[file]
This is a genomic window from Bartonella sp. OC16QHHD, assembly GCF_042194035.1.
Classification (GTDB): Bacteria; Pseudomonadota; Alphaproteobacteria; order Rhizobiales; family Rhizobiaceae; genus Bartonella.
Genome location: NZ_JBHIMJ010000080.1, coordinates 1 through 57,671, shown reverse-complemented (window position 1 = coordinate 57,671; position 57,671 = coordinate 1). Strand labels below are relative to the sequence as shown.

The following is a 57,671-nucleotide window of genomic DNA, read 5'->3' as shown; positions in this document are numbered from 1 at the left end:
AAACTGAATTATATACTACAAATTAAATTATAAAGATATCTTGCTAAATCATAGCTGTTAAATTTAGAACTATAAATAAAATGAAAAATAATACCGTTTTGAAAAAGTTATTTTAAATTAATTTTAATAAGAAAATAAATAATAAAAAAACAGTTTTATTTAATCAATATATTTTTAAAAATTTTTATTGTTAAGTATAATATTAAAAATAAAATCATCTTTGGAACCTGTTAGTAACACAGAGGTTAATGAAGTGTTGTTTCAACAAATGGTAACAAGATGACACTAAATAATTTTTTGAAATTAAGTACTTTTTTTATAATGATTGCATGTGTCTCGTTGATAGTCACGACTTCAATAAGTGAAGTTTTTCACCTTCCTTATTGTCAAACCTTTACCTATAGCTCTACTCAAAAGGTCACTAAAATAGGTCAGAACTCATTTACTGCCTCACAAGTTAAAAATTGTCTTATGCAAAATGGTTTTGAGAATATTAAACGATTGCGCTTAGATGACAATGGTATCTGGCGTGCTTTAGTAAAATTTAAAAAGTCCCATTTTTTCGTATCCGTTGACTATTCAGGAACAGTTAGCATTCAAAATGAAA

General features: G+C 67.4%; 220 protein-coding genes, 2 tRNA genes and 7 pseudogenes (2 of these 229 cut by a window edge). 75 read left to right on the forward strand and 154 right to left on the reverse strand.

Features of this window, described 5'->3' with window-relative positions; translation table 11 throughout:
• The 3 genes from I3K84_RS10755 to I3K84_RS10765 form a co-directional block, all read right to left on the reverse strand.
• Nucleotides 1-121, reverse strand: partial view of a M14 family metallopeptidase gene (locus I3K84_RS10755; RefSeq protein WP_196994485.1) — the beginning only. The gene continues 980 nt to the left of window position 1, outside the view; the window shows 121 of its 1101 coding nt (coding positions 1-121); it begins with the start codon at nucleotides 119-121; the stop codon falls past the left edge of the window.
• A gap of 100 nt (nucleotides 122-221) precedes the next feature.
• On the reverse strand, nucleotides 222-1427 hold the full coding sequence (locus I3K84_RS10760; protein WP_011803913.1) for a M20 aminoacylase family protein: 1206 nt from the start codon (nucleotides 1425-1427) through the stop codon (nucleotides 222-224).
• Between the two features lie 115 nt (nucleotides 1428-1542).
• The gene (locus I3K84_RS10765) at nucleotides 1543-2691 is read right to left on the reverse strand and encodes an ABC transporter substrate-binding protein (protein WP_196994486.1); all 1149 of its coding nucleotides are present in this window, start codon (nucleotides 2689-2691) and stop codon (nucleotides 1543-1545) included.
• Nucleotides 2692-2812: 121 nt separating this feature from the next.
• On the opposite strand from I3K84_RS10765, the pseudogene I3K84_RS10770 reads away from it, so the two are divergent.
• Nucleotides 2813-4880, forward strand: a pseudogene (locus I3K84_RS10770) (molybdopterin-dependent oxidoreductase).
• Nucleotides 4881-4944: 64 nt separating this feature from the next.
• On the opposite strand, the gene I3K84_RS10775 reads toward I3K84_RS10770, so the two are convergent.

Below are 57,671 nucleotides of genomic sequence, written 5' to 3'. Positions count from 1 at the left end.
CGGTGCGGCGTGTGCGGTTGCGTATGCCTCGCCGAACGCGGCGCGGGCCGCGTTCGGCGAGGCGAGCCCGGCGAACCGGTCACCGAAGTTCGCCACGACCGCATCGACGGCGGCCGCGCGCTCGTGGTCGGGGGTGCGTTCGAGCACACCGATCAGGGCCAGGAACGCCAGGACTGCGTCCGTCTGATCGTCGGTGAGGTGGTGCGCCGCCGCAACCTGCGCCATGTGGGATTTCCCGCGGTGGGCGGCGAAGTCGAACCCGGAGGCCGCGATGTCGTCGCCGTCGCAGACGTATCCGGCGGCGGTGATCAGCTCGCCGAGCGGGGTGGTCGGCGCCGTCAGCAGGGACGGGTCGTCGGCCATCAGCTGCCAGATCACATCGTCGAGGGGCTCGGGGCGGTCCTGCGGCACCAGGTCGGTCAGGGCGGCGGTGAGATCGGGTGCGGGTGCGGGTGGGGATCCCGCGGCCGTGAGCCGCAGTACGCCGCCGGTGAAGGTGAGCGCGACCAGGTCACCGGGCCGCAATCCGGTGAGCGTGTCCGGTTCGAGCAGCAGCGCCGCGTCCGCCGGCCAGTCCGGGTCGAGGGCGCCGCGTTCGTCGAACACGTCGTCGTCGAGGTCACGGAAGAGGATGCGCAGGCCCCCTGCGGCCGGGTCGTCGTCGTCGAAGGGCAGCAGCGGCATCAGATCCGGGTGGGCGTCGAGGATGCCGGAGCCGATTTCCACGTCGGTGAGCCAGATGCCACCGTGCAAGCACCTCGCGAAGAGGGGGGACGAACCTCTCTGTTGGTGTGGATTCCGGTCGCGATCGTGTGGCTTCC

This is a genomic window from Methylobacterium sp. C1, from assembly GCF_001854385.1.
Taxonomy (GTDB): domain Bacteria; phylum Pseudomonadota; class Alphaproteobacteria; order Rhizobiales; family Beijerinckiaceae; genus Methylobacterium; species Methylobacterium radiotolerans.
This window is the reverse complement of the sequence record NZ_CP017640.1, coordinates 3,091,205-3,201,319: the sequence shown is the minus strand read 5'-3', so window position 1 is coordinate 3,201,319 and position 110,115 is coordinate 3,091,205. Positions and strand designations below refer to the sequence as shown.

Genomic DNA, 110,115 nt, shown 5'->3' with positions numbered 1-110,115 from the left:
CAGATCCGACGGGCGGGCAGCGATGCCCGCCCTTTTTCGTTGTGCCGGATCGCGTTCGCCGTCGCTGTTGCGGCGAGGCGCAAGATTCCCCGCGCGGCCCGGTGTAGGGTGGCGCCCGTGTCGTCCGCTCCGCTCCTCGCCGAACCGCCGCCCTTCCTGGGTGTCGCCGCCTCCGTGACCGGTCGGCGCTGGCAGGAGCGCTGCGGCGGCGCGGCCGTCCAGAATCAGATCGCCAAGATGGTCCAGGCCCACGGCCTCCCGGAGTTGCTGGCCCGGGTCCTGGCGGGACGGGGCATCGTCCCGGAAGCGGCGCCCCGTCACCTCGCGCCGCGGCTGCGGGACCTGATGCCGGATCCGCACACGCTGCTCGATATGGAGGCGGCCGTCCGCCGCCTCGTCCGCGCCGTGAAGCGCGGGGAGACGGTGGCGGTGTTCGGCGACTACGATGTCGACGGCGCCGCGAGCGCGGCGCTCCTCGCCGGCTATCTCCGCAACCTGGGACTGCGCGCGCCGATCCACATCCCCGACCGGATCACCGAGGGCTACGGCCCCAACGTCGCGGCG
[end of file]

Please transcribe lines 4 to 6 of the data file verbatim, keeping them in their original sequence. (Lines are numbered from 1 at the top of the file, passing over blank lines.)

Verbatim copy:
The following is a 57,671-nucleotide window of genomic DNA, read 5'->3' as shown; positions in this document are numbered from 1 at the left end:
AAACTGAATTATATACTACAAATTAAATTATAAAGATATCTTGCTAAATCATAGCTGTTAAATTTAGAACTATAAATAAAATGAAAAATAATACCGTTTTGAAAAAGTTATTTTAAATTAATTTTAATAAGAAAATAAATAATAAAAAAACAGTTTTATTTAATCAATATATTTTTAAAAATTTTTATTGTTAAGTATAATATTAAAAATAAAATCATCTTTGGAACCTGTTAGTAACACAGAGGTTAATGAAGTGTTGTTTCAACAAATGGTAACAAGATGACACTAAATAATTTTTTGAAATTAAGTACTTTTTTTATAATGATTGCATGTGTCTCGTTGATAGTCACGACTTCAATAAGTGAAGTTTTTCACCTTCCTTATTGTCAAACCTTTACCTATAGCTCTACTCAAAAGGTCACTAAAATAGGTCAGAACTCATTTACTGCCTCACAAGTTAAAAATTGTCTTATGCAAAATGGTTTTGAGAATATTAAACGATTGCGCTTAGATGACAATGGTATCTGGCGTGCTTTAGTAAAATTTAAAAAGTCCCATTTTTTCGTATCCGTTGACTATTCAGGAACAGTTAGCATTCAAAATGAAA

General features: G+C 67.4%; 220 protein-coding genes, 2 tRNA genes and 7 pseudogenes (2 of these 229 cut by a window edge). 75 read left to right on the forward strand and 154 right to left on the reverse strand.